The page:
At this point I am happy to present the third part of my series “Phishing attack simulation”.
In this article we will focus on Brute force Password (Dictionary) attacks.
A brute-force attack dictionary is an automated, trial-and-error method of generating multiple passwords guesses from a dictionary file against a user’s password.
Identical to Spear Phishing attacks, whether Credentials Harvest or Attachment, the prequels are the same.
The ATP Plan 2 is required! ATP Plan 2 is included in:
- Office 365 E5.
- Office 365 A5
- Microsoft 365 E5
If your organization don’t run any of those plans, they can be purchased dedicated as an add-on for certain subscriptions.
To learn more, see Feature availability across ATP plans.
Attack tree – Password attack
So that we can start planning a simulated attack, we have to go to our Security & Compliance Center first, then we browse further on Threat management > Attack simulator.
In our first case we select the Brute Force Password (Dictionary Attack) option and click Launch Attack.
Now the configuration wizard is started. First, we have to give our simulation a campaign name. If this is defined, continue with Next.
In the next step the target users are defined. A single attack can be executed against the entire organization or only against individual users.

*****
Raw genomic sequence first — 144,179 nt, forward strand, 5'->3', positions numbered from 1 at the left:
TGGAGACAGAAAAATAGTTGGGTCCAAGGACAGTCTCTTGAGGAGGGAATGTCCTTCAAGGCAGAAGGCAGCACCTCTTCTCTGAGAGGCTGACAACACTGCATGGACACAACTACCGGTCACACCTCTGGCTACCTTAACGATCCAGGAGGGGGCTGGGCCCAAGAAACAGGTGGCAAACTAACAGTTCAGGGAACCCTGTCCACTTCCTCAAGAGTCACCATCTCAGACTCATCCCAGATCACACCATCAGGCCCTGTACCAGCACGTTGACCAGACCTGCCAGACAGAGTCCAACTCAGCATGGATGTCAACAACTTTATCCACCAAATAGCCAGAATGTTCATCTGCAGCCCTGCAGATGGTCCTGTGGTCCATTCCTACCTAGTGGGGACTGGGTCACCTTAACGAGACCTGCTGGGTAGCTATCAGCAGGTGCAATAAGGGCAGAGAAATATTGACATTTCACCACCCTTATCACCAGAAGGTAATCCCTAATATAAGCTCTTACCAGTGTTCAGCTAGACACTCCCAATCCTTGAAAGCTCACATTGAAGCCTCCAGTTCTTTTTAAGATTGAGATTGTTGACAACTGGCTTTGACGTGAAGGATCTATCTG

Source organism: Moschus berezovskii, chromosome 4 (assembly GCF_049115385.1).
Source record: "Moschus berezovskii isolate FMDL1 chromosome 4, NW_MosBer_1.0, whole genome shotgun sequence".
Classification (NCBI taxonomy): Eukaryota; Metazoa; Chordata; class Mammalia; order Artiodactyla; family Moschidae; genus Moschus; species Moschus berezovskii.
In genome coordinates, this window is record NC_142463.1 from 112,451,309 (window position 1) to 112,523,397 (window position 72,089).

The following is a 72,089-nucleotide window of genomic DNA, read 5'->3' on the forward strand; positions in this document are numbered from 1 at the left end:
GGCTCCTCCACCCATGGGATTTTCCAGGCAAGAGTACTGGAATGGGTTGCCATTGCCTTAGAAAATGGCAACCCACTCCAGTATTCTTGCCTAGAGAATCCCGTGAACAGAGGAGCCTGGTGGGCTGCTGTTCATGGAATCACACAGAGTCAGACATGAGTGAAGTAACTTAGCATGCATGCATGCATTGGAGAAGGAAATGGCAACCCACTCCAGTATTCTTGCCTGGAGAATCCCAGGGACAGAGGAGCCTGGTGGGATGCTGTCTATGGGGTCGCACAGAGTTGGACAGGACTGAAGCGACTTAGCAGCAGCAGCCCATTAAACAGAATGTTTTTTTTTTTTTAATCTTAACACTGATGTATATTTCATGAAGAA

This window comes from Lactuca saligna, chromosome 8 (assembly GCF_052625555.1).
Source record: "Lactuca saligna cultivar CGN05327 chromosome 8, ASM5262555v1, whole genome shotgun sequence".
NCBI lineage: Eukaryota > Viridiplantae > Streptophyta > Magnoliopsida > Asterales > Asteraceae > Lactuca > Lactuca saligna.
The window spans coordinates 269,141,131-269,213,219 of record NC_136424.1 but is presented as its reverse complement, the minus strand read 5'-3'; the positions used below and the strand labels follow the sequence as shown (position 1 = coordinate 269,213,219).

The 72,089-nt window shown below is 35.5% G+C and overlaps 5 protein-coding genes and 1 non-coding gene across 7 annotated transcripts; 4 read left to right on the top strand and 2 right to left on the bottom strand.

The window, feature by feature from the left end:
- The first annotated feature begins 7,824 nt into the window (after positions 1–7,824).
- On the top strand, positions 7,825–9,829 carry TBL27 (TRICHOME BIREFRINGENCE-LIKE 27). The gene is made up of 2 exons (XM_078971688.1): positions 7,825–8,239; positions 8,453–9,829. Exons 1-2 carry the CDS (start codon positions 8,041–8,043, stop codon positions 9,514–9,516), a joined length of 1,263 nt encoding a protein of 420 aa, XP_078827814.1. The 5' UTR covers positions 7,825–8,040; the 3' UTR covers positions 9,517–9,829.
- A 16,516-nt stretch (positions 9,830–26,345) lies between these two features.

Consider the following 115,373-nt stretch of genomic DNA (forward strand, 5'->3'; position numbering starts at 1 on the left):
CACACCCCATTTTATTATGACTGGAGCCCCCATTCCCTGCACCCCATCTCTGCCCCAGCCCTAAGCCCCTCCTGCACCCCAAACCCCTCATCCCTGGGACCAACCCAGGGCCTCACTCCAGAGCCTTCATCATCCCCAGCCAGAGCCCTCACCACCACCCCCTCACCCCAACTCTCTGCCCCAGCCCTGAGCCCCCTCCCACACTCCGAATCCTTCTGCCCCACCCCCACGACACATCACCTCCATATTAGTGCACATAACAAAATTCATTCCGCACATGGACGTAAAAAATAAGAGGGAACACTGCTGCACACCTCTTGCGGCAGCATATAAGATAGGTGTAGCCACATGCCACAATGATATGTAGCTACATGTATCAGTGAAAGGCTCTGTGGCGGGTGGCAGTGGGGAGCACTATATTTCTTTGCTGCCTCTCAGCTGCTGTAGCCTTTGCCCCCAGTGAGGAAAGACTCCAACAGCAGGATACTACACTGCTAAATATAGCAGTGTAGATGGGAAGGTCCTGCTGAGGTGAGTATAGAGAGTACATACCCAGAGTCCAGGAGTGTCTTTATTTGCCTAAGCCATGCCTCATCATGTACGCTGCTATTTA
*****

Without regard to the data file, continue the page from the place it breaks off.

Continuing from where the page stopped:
Now we need to define the passwords we want to use for our Test. This can be made In two ways:
Manual by adding Passwords to test or by a file.
If you want, I have prepared a TXT File with the currently 10’000 most known and used passwords.
This file you can download belowDownload Now
The configuration of the simulated attack is now complete. Click Finish to start it.
The attack simulation
To check the attack, we need to go to the Attack Details.
Here we can see the current status of the simulation
Note: This can take a while.
Other than in the previous simulations, there are no obvious tasks for the user to do. This test works automatically and will give a result at the end.
After finishing the simulation we see the following report:
As we have seen in this attack, this attack is different from the classic phishing attacks I wrote about earlier. In this simulation you don’t have to wait for a user to interact, you can simply use a list of predefined passwords and wait for the result.
Just keep in mind that the longer the password list and user list, the longer the attack will take.